- Parish and Church
Water is a scarce natural resource which should be preserved, not only for human beings, but for vegetation and wildlife as well. On 4 May, the Justice and Peace Department, together with the Department of Water and Sanitation (DWS) and members of Palm Spring’s Section A cleaned a stream coursing through the area.
The stream was assessed for safety and depth. DWS donated rubber boots, masks and rubber gloves. Equipped with their own picks, shovels, spades, wheelbarrows and hoes, the community got down to business.
To build an environment that is clean, liveable, beautiful and conducive to health, everybody has to play their part, said the committee. They noted that illegal dumping is exacerbated by non-collection of waste by the municipality. Some of this waste unfortunately ends up in streams.
During weeks in which weeks waste bins were not collected, households had elected to bring them to a common area where they are taken to a landfill site to be emptied.
Because the stream crosses areas, the task team has committed to creating awareness in neighbouring areas as some of this waste streams into their area.
Tebello Rampo, a Justice and Peace volunteer who champions for an end to pollution, said when the church introduces something, it is important that they include the community. The community will, in turn, embrace the initiative and be responsible for it.
The Justice and Peace Department joined international organisations to raise awareness about guns and gun violence. St Francis De Sales, in Lawley Kristo Nkosi, Kwa-Thema and St Francis of Assisi, Yeoville organised talks during Mass.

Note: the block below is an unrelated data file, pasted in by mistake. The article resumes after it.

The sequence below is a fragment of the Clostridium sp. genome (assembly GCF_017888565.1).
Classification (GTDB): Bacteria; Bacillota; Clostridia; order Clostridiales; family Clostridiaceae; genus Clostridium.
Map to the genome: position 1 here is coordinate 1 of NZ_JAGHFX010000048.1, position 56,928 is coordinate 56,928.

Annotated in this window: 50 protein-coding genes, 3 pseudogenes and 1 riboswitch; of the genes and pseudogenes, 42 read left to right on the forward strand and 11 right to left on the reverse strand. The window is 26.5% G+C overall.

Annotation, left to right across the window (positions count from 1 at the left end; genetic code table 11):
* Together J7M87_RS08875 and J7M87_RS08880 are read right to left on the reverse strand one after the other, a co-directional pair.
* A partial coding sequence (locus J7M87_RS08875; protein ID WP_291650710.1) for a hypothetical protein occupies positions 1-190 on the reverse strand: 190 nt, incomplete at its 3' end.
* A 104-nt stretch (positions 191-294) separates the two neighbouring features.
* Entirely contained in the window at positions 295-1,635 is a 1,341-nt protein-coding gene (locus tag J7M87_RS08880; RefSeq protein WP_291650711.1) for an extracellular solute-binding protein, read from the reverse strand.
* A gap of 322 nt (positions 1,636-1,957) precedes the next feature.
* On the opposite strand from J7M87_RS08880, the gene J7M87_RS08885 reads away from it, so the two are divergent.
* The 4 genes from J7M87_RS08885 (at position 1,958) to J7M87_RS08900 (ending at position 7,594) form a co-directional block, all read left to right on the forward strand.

“A gun is often present in a huge number of violent incidents, but it goes undetected and almost unnoticed. A gun is often one of the obvious common denominators in political killings; suicide; femicide; family killings; crime and robbery; car hijackings; cash-in-transit heists; taxi violence; and gang violence. It is so obviously present, but few seem to see it – and therefore it stubbornly remains unspoken of,” said Joseph Dube, head of the Justice and Peace Department.
It is not surprising then that South Africa is one of the 10 most violent countries in the world: 21 people are shot and killed in SA every day. Of these, 21 are gun-related deaths, 19 are men, mostly young men between the ages of 18 and 24; and two are women, who are most likely killed by their intimate partners owning legal guns.
“Our children are also not immune to gun violence, especially those living in urban areas with gangs in their communities. For example, between 2010 and 2015, 261 children were shot in the Western Cape, of whom 89 were killed. The guns used in their murders were stolen by a police officer and sold to gang leaders in the Western Cape,” said Joseph.
The monthly vocations discernment workshop sought to highlight the beauty and importance of the vocation of marriage on 24 June.
The day started with marriage preparation, with counselling couple Mahadi and Robert Buthelezi sharing their journey of marriage.
They were followed by Nono Sibuyi who described the sacrament of marriage as a communion of life and love, designed by God, which is full and intimate, freely given, faithfully lived, forever for the good of the spouses and for children.
She also described marriage as a covenant which is indissoluble. “Once you are married, in the eyes of God you can never be divorced”.
Lolo Nkamankeng encouraged young people to be celibate until marriage as sexuality is a gift from God which should be enjoyed in conjugal union. As there were young ears in attendance, the groups were separated according to age. Sr Esther Okoro and Sr Dawn Niro facilitated the session with the little ones.
The speakers sensitively and deftly answered difficult questions such as why the church deems masturbation immoral and why she does not recognise same-sex unions and polygamous marriages. Mass was said by Fr Peter Neeman Aboki He commended Sr Esther and the vocations department for organising a programme on the vocation of marriage ‘as it is the primordial vocation’. He said he, Br Sicelo Ntuli, a seminarian who was helping during Mass, Sr Esther and Sr Dawn would not be called to their respective vocations had it not been for the sacrament of marriage which has always been there for a long time.
Young people who had earlier expressed that they did not believe in marriage as they are yet to witness exemplary unions, came out of the workshop converted.